San Francisco, in company with some other persons, who declared they did not
consider their lives safe after the violent threats that had been used to them. They
have returned by the first opportunity, and seek redress for the loss and damage
they have sustained. Several minor cases of the same kind I have settled summarily,
but a case like the present does not admit of being so disposed of, as considerable
damages are claimed. I expect that other actions of a similar nature will shortly
be commenced, and to secure a fair trial will, to say the least, be a matter of great
difficulty as with the exception of plaintiff's family (the Muirs'), there are not five
persons in the Island, except the Hudson's Bay Company's servants. My instructions
authorize me to make Magisterial and temporary judicial appointments, but do not
provide for the event of there being no persons qualified to hold them. I would
tea: to press on your Lordship's notice, the expediency of making an immediate
appointment of Chief Justice or some Law Officer tor the Colony, who shall have
full power to hear and determine all causes, subject to the usual appeals; a fair
Salary should be attached to the appointment, to be paid by the Hudson's Bay
Campany, till such time as it can be raised in the Island.
The ship Tory has just landed about one hundred and twenty persons, all, with
two exceptions, servauts of the Hudson's Bay Company; some have already been
spnt to Oregon and some to other posts of the Company. No preparations had been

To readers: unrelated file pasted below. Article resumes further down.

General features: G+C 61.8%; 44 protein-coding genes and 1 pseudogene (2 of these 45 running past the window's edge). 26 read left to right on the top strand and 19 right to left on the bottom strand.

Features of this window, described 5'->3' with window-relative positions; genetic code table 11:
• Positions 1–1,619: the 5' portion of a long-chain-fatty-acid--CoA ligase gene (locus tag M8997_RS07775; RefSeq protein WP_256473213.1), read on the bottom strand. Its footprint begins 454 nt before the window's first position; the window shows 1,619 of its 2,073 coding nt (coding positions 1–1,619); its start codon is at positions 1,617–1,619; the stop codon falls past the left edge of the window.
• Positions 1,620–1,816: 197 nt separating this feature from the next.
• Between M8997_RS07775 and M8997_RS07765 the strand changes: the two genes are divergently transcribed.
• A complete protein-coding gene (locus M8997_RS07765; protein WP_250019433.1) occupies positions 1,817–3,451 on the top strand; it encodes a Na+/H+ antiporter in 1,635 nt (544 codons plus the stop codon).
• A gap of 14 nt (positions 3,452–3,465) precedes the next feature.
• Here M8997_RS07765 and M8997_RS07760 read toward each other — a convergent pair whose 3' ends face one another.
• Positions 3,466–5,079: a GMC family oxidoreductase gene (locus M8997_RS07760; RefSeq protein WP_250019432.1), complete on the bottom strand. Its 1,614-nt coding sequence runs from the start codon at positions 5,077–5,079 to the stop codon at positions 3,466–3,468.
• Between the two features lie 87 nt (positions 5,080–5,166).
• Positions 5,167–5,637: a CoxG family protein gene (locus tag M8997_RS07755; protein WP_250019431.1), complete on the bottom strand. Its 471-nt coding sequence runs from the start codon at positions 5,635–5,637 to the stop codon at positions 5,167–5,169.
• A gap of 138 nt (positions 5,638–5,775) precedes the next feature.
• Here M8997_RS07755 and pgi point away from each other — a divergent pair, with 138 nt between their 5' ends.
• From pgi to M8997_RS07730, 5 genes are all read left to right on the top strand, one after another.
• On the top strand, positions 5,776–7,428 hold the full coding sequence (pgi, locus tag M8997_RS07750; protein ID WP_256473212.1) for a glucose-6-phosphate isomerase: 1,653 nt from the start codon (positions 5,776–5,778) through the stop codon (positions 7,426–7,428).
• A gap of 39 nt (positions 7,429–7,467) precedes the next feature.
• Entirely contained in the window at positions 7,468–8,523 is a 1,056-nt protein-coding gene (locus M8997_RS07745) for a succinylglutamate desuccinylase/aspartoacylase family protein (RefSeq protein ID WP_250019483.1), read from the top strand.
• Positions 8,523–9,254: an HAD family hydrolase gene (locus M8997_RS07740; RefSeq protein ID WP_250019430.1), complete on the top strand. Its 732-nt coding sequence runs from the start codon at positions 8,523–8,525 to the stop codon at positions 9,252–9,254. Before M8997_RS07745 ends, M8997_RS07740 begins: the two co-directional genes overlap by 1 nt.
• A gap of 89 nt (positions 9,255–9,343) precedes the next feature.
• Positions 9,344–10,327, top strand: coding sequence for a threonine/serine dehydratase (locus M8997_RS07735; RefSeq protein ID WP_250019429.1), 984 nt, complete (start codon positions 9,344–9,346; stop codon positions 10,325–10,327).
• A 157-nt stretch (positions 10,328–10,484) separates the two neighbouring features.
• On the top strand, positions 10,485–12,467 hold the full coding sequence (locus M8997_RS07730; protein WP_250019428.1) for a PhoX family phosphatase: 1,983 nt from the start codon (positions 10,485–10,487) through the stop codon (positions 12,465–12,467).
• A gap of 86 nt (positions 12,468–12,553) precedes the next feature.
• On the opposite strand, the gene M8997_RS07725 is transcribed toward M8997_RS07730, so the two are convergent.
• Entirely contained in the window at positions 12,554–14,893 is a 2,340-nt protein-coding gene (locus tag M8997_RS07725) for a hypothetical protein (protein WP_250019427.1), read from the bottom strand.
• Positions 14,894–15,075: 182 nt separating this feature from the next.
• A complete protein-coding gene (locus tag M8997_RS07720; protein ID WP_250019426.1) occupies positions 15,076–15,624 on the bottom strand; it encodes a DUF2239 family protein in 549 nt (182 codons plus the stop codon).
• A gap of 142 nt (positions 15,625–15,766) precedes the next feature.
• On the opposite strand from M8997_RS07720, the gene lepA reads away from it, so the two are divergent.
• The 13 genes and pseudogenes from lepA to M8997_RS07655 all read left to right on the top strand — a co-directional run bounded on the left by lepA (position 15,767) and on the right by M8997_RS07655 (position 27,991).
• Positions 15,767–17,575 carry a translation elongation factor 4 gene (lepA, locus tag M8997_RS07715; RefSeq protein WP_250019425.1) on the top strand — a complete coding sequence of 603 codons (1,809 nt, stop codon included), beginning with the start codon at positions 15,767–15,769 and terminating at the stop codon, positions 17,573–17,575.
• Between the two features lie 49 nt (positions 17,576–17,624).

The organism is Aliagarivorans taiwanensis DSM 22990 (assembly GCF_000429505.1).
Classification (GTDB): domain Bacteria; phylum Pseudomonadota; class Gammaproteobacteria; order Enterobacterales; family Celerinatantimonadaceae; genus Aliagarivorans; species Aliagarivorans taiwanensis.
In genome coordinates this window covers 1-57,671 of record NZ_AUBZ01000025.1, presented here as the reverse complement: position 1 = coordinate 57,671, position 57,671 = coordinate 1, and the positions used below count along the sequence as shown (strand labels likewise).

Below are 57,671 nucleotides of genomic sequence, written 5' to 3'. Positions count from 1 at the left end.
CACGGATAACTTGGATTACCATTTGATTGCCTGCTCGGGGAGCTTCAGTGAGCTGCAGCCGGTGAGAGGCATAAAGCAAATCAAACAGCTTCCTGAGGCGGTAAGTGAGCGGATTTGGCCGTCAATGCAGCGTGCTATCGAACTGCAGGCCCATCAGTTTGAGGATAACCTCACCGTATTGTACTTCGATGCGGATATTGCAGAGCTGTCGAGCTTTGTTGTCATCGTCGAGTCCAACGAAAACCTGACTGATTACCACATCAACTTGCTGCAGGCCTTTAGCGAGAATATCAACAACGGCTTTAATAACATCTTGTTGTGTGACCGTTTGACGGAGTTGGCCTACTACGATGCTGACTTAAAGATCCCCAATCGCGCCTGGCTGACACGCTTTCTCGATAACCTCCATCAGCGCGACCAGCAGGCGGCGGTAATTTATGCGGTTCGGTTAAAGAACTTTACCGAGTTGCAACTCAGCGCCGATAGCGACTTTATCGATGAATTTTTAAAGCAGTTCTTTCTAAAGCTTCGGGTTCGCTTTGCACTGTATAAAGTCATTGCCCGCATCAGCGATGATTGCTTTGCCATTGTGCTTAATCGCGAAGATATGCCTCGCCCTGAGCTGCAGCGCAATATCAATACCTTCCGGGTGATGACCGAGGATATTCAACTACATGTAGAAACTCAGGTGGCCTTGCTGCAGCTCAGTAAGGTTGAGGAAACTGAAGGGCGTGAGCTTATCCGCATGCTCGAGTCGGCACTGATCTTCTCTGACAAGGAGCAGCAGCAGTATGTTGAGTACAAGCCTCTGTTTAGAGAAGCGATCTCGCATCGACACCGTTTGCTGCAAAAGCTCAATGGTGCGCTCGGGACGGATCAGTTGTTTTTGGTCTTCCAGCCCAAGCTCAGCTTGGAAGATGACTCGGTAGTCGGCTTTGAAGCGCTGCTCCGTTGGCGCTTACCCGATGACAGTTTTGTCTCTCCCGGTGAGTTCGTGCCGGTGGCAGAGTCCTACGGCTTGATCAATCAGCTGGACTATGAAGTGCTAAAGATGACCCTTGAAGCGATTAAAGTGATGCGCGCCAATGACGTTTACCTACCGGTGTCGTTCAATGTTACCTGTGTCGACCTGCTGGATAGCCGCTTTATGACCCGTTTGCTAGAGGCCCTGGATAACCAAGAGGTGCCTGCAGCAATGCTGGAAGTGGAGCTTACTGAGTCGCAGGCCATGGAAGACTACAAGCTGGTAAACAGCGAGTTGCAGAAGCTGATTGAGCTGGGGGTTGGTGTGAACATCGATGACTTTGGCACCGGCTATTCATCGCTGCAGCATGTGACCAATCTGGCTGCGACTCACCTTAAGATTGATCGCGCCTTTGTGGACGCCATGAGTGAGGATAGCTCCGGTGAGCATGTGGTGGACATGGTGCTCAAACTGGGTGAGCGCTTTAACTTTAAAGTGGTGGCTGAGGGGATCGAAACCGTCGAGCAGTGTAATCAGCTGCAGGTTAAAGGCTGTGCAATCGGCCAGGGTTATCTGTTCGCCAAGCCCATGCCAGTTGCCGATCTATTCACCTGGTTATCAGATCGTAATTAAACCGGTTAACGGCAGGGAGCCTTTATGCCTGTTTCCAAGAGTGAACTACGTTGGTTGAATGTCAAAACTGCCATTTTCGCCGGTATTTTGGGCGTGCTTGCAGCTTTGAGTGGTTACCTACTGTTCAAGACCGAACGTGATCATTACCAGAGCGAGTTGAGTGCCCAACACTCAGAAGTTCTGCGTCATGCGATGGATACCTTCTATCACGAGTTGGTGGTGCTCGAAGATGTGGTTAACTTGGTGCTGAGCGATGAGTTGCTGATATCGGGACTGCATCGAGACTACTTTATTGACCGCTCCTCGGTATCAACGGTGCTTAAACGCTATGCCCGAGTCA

made here for their reception, beyond erecting a couple of log houses or rather
Sitds • in these the remainder are huddled together like cattle, as I have seen myself,
to the number of thirty or thirty-five in each shed, men and women, married and -
Vancouver single, without any kind of screen or partition to separate them; as may be supposed
Island, great discontent exists already, and will most certainly increase, the result will
„ —        probably be that they leave the Colony and seek employment in Oregon.
I have, &c.
Governor of Vancouver Island.
Enclosure in No. 16.
Mr. Andrew Muir to Governor Blanshard.
(Copy). Fort=Victoria,
29th April, 1851.
May it please Your Excellency :
Enclosure. I, the undersigned Andrew Muir, being a British subject (and lately resident
at Fort Eupert), and deeming myself to have been wronged and illegally dealt with
by certain officers of the Hudson's Bay Company, namely: William Henry McNeil,
Chief Trader, George Blinkinsop, Clerk, and Charles Beardmore, Clerk, all of Fort
Eupert, aforesaid, and being desirous to obtain redress for the wrongs and injuries